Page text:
|Also Known As: HXH|
|Format: 62 Episodes|
|Allegiance: Nippon Animation|
|Director: Furuhashi Kazuhiro|
|Vintage: 1999 – 2001|
|Intelligence Agency Report by: Lady Sage|
|Gon Freaks is finally old enough to escape from Whale Island, where he was raised by his aunt Mito, and take the test to become a Hunter. He is one of hundreds of individuals from all walks of life – some good, some not so good – seeking this prestigious title. However, Gon is driven by more than the wealth and power that most of the test-takers are looking for. Rather, he is trying to find his father, the famed Jin Freaks.|
|Field Agent Report by: Lady Sage|
|(not an average)|
Hunter X Hunter is, without a doubt, one of the best fighting anime I’e ever seen. It has nearly everything one could hope for in the genre: complex characters, excellent action, and a lengthy run that almost never drags.
The original mangaka Togashi Yoshihiro’s fertile imagination is a major part of what makes Hunter X Hunter so special. The series takes place in an unusually rich world, full of hazards and fantastic creatures, that is different enough to spark interest yet similar enough so that the viewer is able to relate. The action is especially well-done: there are no absolutely superpowered, nigh-undefeatable characters. Even when supernatural elements begin to figure into the fight sequences, it avoids the Dragonball Z-styled “my energy ball is larger than your energy ball!”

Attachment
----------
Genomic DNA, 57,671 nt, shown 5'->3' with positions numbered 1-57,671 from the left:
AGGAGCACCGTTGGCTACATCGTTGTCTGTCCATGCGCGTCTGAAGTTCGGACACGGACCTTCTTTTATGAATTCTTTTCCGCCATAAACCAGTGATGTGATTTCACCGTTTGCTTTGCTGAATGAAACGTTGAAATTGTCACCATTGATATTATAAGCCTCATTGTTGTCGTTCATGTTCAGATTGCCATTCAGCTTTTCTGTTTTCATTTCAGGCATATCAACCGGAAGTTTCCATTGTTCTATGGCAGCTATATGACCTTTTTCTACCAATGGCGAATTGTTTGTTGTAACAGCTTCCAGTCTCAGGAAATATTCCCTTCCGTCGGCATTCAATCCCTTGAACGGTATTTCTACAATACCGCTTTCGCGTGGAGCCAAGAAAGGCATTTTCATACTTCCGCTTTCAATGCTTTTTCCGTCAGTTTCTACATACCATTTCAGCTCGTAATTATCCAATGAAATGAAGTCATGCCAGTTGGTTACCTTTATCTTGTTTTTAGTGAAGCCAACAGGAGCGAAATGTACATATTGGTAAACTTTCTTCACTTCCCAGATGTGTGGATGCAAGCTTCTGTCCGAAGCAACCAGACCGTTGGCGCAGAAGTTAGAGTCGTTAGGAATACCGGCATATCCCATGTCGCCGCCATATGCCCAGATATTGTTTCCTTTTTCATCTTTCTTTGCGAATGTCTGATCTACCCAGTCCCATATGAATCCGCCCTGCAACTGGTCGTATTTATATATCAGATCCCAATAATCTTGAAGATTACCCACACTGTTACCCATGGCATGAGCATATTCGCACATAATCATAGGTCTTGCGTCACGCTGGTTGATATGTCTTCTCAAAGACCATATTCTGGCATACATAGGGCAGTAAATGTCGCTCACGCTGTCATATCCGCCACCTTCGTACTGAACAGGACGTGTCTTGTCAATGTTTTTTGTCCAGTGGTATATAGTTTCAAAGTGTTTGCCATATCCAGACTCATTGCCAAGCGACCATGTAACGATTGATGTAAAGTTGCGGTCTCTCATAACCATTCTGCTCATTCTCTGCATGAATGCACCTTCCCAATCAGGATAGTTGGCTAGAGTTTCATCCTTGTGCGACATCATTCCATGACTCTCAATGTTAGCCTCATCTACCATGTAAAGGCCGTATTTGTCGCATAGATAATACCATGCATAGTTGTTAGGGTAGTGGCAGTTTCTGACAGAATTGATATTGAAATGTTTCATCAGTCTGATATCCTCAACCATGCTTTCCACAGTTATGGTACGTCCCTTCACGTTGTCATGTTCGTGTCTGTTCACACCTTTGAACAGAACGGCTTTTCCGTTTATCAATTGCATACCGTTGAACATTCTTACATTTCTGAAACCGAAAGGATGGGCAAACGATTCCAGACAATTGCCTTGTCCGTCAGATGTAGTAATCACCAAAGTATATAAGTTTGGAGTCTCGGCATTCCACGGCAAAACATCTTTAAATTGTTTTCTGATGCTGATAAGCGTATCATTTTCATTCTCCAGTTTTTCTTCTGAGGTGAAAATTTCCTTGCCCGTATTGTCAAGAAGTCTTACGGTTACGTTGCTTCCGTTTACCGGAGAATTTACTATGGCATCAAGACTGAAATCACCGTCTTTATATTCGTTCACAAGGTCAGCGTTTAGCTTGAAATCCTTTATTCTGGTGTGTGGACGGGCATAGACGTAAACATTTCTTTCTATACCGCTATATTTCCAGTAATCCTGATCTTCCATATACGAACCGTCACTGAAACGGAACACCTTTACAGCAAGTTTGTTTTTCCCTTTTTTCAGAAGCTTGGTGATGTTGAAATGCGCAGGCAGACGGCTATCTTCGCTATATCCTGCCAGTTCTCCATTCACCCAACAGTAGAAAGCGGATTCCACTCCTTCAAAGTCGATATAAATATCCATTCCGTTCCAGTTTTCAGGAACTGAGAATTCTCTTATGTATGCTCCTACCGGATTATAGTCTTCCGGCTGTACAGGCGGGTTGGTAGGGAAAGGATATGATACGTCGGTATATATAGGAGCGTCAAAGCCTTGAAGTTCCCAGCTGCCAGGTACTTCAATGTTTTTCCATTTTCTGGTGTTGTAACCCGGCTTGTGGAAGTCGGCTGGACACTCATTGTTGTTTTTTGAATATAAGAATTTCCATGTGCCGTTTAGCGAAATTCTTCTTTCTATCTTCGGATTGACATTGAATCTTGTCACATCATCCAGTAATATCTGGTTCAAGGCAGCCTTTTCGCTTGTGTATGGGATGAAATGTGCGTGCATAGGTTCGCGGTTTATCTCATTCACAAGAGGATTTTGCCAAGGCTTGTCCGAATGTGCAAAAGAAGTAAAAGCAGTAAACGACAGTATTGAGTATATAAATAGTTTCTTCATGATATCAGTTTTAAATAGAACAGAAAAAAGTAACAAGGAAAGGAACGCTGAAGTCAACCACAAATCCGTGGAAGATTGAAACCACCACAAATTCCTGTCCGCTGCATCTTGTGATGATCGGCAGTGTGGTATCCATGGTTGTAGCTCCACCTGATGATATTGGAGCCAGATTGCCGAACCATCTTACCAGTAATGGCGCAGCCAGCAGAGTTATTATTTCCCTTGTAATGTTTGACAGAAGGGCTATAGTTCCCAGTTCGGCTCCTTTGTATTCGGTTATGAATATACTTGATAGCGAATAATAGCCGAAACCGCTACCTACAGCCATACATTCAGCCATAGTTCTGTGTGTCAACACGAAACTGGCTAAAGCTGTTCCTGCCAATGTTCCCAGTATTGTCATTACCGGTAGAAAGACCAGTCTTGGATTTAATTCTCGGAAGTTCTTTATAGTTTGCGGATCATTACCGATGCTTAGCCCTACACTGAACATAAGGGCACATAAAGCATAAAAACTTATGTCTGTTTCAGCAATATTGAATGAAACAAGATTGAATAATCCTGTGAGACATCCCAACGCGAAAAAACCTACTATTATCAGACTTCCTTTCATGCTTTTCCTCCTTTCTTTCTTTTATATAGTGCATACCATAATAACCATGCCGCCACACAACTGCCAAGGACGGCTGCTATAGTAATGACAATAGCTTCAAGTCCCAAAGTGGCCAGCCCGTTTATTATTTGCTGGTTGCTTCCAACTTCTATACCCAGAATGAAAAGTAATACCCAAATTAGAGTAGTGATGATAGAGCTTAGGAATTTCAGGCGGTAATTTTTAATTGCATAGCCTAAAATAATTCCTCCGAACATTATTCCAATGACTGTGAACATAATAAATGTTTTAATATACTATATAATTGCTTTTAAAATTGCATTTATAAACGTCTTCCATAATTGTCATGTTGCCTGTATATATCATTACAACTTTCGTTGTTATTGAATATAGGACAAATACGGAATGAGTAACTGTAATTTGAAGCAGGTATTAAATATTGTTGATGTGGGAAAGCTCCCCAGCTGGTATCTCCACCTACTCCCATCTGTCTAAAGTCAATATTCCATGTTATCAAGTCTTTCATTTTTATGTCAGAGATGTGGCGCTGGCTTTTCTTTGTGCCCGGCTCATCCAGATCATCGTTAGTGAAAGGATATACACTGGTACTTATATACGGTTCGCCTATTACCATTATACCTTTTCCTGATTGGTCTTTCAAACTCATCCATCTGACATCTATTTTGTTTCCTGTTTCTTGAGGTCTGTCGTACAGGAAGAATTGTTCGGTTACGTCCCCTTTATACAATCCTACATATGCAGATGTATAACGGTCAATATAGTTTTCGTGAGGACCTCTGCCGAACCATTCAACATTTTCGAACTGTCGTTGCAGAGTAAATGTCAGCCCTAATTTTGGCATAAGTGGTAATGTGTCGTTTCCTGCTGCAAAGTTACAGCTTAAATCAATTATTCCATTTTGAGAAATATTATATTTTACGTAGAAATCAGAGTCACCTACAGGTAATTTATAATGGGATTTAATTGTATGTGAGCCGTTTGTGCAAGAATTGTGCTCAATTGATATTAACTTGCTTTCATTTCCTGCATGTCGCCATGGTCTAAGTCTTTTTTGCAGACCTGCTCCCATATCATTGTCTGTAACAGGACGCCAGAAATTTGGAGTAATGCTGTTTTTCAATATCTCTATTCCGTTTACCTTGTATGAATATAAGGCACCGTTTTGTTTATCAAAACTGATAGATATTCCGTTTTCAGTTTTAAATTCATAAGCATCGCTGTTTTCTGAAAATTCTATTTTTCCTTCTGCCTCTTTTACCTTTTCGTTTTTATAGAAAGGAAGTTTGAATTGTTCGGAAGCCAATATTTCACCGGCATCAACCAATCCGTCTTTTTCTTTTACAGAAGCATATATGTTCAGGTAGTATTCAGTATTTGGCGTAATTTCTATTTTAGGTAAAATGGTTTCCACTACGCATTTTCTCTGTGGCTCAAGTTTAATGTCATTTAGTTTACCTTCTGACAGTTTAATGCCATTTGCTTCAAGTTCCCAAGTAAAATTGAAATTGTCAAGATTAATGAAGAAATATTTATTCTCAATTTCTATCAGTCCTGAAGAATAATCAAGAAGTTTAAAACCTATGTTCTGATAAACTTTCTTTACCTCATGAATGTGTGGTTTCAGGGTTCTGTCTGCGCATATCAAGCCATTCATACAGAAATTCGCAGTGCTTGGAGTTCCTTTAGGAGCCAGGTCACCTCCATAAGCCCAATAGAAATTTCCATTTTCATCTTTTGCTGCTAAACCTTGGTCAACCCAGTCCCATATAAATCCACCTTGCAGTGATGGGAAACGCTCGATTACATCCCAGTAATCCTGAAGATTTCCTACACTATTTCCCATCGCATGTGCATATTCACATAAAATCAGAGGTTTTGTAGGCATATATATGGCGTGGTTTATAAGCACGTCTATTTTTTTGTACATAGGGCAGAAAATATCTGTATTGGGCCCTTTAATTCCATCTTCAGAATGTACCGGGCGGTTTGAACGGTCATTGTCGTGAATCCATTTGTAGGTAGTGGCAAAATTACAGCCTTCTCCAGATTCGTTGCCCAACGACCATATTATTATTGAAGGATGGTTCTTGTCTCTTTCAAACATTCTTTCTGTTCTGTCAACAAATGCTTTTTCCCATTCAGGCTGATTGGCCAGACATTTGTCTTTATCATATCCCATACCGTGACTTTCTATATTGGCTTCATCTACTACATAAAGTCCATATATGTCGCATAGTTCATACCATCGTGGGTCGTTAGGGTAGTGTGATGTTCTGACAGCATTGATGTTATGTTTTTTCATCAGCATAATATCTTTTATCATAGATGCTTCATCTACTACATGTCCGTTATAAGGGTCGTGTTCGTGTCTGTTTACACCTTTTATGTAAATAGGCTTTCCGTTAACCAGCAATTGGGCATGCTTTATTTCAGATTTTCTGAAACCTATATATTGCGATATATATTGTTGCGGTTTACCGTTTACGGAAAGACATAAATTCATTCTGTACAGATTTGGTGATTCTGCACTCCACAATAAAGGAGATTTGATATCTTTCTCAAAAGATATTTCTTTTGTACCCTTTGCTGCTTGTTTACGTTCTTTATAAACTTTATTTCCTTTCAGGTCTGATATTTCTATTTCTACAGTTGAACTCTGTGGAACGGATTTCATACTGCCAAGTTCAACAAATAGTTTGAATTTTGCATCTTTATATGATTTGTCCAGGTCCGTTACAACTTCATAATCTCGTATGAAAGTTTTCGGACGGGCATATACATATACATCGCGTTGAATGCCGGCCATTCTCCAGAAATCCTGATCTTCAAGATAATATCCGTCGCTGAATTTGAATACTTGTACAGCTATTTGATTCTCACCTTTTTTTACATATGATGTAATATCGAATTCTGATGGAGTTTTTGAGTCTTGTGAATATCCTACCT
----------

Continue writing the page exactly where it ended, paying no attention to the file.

Fighting isn’t all there is to the series, though. The cast is large but vibrant, with nobody being purely good or purely evil. Even former allies can be ruthless enemies, and nasty serial killers care about their comrades. Gon is a bit too stereotypical a lead – the typical guileless, gifted shounen hero – but the secondary characters more than make up for his failings as a character. Much of the plot revolves around not fighting, but psychological drama from the characters’ respective pasts.
Hunter X Hunter declines a bit in quality after the first arc and doesn’t actually end (presumably in anticipation of the OVA sequel), but it’s a must-see for anyone that doesn’t outright despise shounen genre fighting.